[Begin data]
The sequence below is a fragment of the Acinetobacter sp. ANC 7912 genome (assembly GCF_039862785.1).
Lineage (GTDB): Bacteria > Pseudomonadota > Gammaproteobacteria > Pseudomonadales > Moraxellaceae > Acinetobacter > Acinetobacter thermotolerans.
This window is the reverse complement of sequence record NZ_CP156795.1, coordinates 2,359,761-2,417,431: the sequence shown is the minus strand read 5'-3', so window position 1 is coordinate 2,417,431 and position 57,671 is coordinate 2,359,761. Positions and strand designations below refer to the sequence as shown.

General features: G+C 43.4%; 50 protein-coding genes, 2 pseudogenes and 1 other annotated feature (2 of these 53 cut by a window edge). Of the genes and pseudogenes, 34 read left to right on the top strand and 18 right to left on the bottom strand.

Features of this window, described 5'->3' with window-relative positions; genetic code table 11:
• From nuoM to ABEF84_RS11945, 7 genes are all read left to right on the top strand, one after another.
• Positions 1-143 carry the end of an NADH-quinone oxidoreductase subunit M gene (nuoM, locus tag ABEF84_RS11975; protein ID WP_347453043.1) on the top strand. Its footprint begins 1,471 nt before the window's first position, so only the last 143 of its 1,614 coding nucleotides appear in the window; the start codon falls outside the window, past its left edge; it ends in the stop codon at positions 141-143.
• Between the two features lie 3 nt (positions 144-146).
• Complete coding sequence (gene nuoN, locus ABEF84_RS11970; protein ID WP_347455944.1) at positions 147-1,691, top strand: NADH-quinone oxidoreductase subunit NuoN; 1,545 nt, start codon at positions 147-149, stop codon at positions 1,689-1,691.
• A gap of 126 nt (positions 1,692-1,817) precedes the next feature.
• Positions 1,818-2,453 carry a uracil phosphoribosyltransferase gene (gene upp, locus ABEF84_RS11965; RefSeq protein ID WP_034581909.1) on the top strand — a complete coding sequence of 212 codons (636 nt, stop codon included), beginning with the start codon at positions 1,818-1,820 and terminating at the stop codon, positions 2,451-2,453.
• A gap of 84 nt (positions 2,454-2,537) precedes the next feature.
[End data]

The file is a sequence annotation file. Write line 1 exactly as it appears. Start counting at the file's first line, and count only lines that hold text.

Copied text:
The sequence below is a fragment of the Acinetobacter sp. ANC 7912 genome (assembly GCF_039862785.1).